The revenue must be paid by the producer of the sound recording to a collecting society who will pay to the performer, after deduction of normal administrative costs, an equal share of the monies. The performer must be a member of the collecting society in order to collect the money to which he is entitled. The amount paid to each performer will depend on the number of non-featured performers in the sound recording. A performer may not waive his right to this remuneration.
In order to find out the amount of the annual payment that they are entitled to or to secure its distribution by the collecting society the performer is entitled to request that the producer provides any relevant information which is in his possession. The request must be in writing and the producer must provide the information within 90 days. A performer may apply to the county court (or the sheriff, in Scotland) if the producer does not comply with the request within the time limit.
5.2 Use it or lose it
If, 50 years after its publication, the producer of a sound recording is not making the recording available for sale, both physically and online, in sufficient quantity, a performer who has assigned his or her rights in the recording to the producer may give written notice to the producer that he or she wishes to reclaim their performers’ rights in the recording. If, after one year from the date of the notice, the producer has failed to make the recording available for sale, both physically and online, the performer`s rights will revert to the performer and the producer’s copyright in the recording will expire.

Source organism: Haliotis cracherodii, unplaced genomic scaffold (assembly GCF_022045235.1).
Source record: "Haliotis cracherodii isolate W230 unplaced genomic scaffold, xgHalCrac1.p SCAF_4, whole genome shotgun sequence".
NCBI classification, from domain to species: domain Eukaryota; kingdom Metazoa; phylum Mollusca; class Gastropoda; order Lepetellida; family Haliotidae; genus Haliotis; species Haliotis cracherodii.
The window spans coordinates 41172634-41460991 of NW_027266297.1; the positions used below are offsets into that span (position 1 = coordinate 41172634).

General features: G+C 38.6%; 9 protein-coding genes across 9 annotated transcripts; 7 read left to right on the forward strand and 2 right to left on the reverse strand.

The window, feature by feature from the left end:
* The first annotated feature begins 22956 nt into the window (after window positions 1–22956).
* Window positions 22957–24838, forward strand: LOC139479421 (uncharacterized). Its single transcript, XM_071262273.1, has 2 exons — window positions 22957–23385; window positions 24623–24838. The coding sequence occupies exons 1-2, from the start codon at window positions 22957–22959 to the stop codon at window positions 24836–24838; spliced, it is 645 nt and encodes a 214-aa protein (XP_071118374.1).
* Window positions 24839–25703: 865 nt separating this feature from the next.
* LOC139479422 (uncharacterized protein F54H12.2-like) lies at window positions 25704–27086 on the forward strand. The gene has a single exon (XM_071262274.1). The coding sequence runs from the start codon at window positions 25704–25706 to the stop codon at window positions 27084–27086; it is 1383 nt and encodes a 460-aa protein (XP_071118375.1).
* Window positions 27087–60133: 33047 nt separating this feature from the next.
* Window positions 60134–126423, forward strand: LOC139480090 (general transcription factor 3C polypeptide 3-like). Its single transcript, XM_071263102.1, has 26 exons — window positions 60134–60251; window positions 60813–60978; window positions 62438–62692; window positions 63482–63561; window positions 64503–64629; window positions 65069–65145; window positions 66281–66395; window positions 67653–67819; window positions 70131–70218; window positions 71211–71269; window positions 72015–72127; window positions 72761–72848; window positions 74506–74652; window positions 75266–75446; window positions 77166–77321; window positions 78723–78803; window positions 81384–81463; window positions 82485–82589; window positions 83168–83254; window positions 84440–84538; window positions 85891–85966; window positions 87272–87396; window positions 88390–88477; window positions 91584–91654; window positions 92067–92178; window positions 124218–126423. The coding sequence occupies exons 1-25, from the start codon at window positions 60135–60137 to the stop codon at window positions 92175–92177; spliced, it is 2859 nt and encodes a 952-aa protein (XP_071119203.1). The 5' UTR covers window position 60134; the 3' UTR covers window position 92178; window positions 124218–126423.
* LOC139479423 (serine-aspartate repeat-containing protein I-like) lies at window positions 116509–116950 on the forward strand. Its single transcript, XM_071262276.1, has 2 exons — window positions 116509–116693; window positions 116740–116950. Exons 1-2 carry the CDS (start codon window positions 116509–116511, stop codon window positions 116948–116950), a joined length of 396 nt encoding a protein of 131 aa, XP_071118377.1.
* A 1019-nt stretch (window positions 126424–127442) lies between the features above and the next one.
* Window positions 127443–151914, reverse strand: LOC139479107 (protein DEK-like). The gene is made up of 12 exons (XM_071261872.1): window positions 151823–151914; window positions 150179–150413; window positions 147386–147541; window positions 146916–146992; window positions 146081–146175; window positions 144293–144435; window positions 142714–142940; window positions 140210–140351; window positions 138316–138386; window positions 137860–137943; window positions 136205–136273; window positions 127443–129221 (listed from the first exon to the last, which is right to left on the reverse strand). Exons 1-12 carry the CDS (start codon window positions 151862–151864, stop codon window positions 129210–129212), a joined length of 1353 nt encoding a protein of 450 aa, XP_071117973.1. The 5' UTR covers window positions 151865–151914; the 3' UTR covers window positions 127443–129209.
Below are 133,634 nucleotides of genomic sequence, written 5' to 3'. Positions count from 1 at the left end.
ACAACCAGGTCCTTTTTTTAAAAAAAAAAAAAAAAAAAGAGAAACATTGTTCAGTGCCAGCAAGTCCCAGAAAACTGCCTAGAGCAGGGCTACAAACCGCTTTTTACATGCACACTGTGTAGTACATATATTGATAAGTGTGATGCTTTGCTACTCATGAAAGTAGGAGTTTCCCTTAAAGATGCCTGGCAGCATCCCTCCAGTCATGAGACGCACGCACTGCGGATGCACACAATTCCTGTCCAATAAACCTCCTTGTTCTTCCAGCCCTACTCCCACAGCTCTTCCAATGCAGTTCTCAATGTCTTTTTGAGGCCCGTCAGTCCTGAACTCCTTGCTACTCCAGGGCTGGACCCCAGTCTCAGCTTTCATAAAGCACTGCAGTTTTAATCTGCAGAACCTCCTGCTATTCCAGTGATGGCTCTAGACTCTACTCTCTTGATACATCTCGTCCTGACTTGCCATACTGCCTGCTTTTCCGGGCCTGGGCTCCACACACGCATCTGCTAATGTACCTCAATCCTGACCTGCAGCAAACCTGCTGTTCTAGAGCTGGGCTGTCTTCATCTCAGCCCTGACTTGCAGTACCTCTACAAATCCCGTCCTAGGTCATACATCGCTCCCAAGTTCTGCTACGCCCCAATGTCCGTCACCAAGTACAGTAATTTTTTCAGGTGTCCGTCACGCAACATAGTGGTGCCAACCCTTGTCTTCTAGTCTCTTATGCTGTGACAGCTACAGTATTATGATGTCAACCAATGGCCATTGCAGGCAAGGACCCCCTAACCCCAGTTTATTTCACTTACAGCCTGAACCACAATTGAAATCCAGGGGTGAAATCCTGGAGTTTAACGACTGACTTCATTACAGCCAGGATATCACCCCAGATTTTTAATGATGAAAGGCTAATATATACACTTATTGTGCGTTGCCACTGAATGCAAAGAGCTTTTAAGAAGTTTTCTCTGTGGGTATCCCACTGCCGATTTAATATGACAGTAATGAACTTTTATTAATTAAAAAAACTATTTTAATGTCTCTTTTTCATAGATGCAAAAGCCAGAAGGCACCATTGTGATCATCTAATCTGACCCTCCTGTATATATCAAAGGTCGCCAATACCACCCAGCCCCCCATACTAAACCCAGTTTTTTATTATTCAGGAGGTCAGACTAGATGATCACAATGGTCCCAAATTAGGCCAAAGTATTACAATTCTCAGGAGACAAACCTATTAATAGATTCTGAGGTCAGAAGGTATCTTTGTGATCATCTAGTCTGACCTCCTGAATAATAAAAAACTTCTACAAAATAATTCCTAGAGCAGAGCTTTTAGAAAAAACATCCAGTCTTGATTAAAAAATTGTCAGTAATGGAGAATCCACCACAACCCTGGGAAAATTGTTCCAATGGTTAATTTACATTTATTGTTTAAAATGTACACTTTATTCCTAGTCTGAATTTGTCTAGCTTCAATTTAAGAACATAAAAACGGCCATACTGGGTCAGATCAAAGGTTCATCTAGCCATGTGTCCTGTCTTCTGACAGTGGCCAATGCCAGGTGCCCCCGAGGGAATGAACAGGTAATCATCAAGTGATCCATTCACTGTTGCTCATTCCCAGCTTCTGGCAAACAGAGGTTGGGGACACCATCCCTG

It isn’t necessary for multiple performers in a sound recording to act together. A single performer may exercise the use it or lose it right independently. Before a performer can exploit the recording they must ensure that they have the necessary permission from the other performers in the recording as well as the owners of the copyright in the music and any lyrics.
For a performer to be able to issue a notice to the producer he must have assigned to the producer his reproduction, distribution and making available rights or his performer’s property rights.
Where, as a result of the performer exercising the use it or lose it right, the producer’s copyright in a recording has expired, the performer will have the right to claim royalties (equitable remuneration) for certain uses of the recording, namely playing in public or communication to the public, from a person who uses the sound recording in that way. This replaces the right to claim from the producer equitable remuneration for exploitation of the sound recording. This right will be unenforceable if the producer’s copyright in the sound recording has expired. This right to remuneration against the user of the sound recording will apply only in the specific circumstances described in this section.
5.3 Clean slate
Any contract relating to the exploitation of a sound recording that was in force on 1 November 2013 and expires at the end of the period of copyright term shall continue in force until the end of the period of protection, including where that period was extended by the EU Directive.
Where a performer assigns their rights to a producer in return for recurring payments (royalties) it is often the case that the agreement will include provision for the producer to reclaim over the period of the contract any advance payments made to the performer. In such cases, after the 50th year following publication of the recording, the producer must make(royalty) payments to the performer in full, regardless of any provision in the agreement which entitles the producer to withhold or deduct sums from the amount payable.